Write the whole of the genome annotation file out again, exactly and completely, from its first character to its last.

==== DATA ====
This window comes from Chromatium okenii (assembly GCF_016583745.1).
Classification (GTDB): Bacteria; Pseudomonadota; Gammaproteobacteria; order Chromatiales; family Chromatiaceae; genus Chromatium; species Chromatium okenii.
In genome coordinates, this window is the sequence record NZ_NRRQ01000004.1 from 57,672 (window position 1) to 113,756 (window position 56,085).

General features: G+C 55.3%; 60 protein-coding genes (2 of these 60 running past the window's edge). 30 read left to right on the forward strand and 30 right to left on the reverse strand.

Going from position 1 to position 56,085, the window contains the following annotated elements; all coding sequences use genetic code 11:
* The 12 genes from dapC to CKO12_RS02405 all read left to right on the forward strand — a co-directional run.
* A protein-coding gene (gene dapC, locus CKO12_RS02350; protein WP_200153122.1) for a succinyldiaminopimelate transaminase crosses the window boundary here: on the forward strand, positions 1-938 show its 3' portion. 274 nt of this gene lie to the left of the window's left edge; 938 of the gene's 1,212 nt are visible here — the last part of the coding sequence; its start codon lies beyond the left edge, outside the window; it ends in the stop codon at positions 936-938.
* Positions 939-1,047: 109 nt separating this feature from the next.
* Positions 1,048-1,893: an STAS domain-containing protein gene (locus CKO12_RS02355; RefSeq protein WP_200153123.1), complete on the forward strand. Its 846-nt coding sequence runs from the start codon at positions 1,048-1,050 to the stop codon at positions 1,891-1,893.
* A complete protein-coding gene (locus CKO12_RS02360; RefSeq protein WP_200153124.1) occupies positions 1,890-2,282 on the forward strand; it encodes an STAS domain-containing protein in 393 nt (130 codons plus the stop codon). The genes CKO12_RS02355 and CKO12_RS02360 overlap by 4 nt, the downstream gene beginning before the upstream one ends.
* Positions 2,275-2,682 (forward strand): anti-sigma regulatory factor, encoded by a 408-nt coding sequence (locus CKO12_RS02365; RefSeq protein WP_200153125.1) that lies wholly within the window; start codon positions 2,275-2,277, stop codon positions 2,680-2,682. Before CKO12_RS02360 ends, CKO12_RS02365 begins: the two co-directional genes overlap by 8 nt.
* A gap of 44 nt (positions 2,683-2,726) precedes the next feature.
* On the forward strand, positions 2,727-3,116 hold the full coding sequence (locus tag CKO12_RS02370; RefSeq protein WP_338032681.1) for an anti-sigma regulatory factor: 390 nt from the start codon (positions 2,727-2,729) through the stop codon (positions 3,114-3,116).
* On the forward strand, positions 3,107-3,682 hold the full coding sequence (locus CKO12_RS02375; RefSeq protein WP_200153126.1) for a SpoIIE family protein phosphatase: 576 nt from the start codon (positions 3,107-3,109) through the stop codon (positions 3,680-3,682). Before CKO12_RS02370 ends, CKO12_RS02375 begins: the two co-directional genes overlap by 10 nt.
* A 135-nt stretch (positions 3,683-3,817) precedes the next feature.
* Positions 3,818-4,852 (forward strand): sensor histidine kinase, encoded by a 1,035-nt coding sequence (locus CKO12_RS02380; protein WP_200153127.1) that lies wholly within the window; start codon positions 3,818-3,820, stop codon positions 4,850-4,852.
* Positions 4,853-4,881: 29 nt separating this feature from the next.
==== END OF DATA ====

This window comes from Chromatium okenii (assembly GCF_016583745.1).
Classification (GTDB): Bacteria; Pseudomonadota; Gammaproteobacteria; order Chromatiales; family Chromatiaceae; genus Chromatium; species Chromatium okenii.
In genome coordinates, this window is the sequence record NZ_NRRQ01000004.1 from 57,672 (window position 1) to 113,756 (window position 56,085).

General features: G+C 55.3%; 60 protein-coding genes (2 of these 60 running past the window's edge). 30 read left to right on the forward strand and 30 right to left on the reverse strand.

Going from position 1 to position 56,085, the window contains the following annotated elements; all coding sequences use genetic code 11:
* The 12 genes from dapC to CKO12_RS02405 all read left to right on the forward strand — a co-directional run.
* A protein-coding gene (gene dapC, locus CKO12_RS02350; protein WP_200153122.1) for a succinyldiaminopimelate transaminase crosses the window boundary here: on the forward strand, positions 1-938 show its 3' portion. 274 nt of this gene lie to the left of the window's left edge; 938 of the gene's 1,212 nt are visible here — the last part of the coding sequence; its start codon lies beyond the left edge, outside the window; it ends in the stop codon at positions 936-938.
* Positions 939-1,047: 109 nt separating this feature from the next.
* Positions 1,048-1,893: an STAS domain-containing protein gene (locus CKO12_RS02355; RefSeq protein WP_200153123.1), complete on the forward strand. Its 846-nt coding sequence runs from the start codon at positions 1,048-1,050 to the stop codon at positions 1,891-1,893.
* A complete protein-coding gene (locus CKO12_RS02360; RefSeq protein WP_200153124.1) occupies positions 1,890-2,282 on the forward strand; it encodes an STAS domain-containing protein in 393 nt (130 codons plus the stop codon). The genes CKO12_RS02355 and CKO12_RS02360 overlap by 4 nt, the downstream gene beginning before the upstream one ends.
* Positions 2,275-2,682 (forward strand): anti-sigma regulatory factor, encoded by a 408-nt coding sequence (locus CKO12_RS02365; RefSeq protein WP_200153125.1) that lies wholly within the window; start codon positions 2,275-2,277, stop codon positions 2,680-2,682. Before CKO12_RS02360 ends, CKO12_RS02365 begins: the two co-directional genes overlap by 8 nt.
* A gap of 44 nt (positions 2,683-2,726) precedes the next feature.
* On the forward strand, positions 2,727-3,116 hold the full coding sequence (locus tag CKO12_RS02370; RefSeq protein WP_338032681.1) for an anti-sigma regulatory factor: 390 nt from the start codon (positions 2,727-2,729) through the stop codon (positions 3,114-3,116).
* On the forward strand, positions 3,107-3,682 hold the full coding sequence (locus CKO12_RS02375; RefSeq protein WP_200153126.1) for a SpoIIE family protein phosphatase: 576 nt from the start codon (positions 3,107-3,109) through the stop codon (positions 3,680-3,682). Before CKO12_RS02370 ends, CKO12_RS02375 begins: the two co-directional genes overlap by 10 nt.
* A 135-nt stretch (positions 3,683-3,817) precedes the next feature.
* Positions 3,818-4,852 (forward strand): sensor histidine kinase, encoded by a 1,035-nt coding sequence (locus CKO12_RS02380; protein WP_200153127.1) that lies wholly within the window; start codon positions 3,818-3,820, stop codon positions 4,850-4,852.
* Positions 4,853-4,881: 29 nt separating this feature from the next.